Tamil Nadu: Students protest teacher transfer, govt delays process
Following an unusual students’ protest at a government high school in Tiruvallur, north of Chennai, the school education department had to delay the transfer of an English teacher by 10 days.
On Wednesday afternoon, more than 100 students from various classes of Government High School in Veliagaram launched a protest and virtually held the teacher hostage after learning that he was transferred to another school in the region.
G Bhagawan, 28, was one of two English teachers in the school. When the transfer orders came as part of a routine redeployment of staff to maintain the teacher-student ratio in government schools, those who got transferred were the two juniormost teachers who taught English, including Bhagawan.
“Bhagawan was teaching English from 6th to 10th standard. Transfer orders came on Tuesday. Another teacher came to the school on Wednesday at 9 am, completed procedures and left to join the new school before 10am. But Bhagawan, who got delayed in the process, was stopped by students,” said principal A Aravindan.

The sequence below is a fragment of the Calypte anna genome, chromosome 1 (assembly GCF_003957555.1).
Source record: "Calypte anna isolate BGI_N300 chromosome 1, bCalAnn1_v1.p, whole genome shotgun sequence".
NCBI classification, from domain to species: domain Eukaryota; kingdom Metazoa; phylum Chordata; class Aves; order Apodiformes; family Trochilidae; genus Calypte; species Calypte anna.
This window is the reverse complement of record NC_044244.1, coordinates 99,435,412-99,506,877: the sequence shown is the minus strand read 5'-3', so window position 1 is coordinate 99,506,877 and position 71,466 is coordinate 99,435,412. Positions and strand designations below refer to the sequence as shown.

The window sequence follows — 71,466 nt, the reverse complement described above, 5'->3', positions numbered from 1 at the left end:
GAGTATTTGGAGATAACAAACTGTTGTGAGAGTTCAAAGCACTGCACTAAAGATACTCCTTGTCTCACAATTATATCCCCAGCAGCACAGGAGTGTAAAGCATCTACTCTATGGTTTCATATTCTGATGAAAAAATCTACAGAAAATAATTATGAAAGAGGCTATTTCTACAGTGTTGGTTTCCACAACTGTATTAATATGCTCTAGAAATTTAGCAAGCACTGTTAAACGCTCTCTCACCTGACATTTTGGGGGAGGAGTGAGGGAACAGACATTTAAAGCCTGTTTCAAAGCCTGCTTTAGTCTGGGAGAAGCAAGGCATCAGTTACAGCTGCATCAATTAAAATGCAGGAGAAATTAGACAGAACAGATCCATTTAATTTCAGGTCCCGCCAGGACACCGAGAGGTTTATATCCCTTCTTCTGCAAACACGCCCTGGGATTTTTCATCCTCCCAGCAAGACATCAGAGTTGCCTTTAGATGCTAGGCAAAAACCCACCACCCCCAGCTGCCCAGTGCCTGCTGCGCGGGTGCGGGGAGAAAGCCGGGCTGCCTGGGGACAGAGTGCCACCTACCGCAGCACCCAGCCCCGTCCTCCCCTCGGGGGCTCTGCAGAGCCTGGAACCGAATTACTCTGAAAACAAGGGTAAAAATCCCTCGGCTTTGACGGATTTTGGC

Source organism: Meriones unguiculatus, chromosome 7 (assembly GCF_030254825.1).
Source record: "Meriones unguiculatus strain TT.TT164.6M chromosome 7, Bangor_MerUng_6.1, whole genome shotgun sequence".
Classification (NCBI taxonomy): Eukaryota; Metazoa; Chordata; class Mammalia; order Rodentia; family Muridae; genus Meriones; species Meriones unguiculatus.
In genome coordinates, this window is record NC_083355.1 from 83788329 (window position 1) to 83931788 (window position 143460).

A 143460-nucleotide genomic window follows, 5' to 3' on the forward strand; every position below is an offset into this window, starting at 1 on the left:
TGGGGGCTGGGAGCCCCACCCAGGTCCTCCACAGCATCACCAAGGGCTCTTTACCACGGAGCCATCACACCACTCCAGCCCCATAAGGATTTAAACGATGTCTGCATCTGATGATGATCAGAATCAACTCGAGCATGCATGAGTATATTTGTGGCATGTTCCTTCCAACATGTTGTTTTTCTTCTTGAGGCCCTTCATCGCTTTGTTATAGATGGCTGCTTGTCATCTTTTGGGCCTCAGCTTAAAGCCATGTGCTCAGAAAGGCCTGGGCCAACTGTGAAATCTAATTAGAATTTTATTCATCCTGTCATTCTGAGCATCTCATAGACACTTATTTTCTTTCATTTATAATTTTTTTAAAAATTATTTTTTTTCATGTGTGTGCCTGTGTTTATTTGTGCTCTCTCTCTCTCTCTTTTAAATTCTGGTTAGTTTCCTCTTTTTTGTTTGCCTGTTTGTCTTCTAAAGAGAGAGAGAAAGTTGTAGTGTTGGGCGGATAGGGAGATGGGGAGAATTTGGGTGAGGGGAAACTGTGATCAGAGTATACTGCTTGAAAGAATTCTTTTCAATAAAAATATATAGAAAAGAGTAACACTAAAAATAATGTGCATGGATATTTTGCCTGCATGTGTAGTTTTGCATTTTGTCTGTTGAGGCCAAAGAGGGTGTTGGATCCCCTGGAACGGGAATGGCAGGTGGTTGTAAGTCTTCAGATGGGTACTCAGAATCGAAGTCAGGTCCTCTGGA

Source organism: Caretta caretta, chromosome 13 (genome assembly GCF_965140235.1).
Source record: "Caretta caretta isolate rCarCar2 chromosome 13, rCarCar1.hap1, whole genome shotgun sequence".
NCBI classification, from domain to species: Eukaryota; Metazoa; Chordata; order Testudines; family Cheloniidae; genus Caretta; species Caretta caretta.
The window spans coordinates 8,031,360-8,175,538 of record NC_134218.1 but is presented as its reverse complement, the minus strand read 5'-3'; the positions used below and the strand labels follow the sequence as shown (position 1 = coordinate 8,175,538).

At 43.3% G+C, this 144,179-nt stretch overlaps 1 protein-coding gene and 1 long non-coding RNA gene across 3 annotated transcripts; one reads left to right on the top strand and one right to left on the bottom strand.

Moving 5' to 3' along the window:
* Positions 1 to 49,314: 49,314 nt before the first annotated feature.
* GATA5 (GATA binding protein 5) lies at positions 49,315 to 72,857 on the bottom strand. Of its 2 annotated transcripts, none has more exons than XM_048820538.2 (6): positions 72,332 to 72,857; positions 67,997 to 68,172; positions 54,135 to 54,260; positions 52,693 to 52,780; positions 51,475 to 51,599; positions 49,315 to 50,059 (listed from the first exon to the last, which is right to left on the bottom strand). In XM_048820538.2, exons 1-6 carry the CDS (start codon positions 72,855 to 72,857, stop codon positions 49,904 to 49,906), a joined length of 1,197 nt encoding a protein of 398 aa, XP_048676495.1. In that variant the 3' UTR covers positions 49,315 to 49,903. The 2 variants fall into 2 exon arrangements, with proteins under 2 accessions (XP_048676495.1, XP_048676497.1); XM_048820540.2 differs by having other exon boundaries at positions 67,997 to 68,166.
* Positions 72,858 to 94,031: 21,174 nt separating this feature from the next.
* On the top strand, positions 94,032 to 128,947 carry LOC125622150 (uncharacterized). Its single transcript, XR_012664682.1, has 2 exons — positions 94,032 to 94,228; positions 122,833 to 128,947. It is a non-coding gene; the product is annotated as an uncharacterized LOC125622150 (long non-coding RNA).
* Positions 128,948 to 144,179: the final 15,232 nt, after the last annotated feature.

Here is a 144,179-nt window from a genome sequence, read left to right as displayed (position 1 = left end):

“Students had also informed their parents about the transfer of both English teachers. So they reached the school, leading to dramatic events,” said Aravindan, adding that Bhagawan was one of the best teachers in his school.
As students and parents joined to stop him, and staff witnessed the emotional scenes, Aravindan informed his higher-ups. “I was told to wait for 10 days to execute the transfer order. Parents are realising that it is part of the usual process,” Aravindan said.
Local MLA P M Narasimhan was also contacted by the Parents and Teachers’ Association (PTA), seeking his help to cancel the transfer order. “Narasimhan seems to have convinced PTA members about the necessity of this transfer. I told Bhagawan that he can regain this trust and affection from his new school too,” Aravindan said.
Speaking to The Indian Express, Bhagawan said his colleague who got transferred had left before him. “I was stopped by students when I stepped out of the office. They took away my scooter key first. Then they snatched my bag, crying and shouting loudly. Then they literally dragged me to the classroom. I earned not only my salary but their love and affection too,” Bhagawan said.
Bhagawan, who hails from a town 10 km away, had chosen his new posting location through teachers’ transfer counselling. “I have to go, but this experience taught me a great lesson and instills hope in my profession,” he said.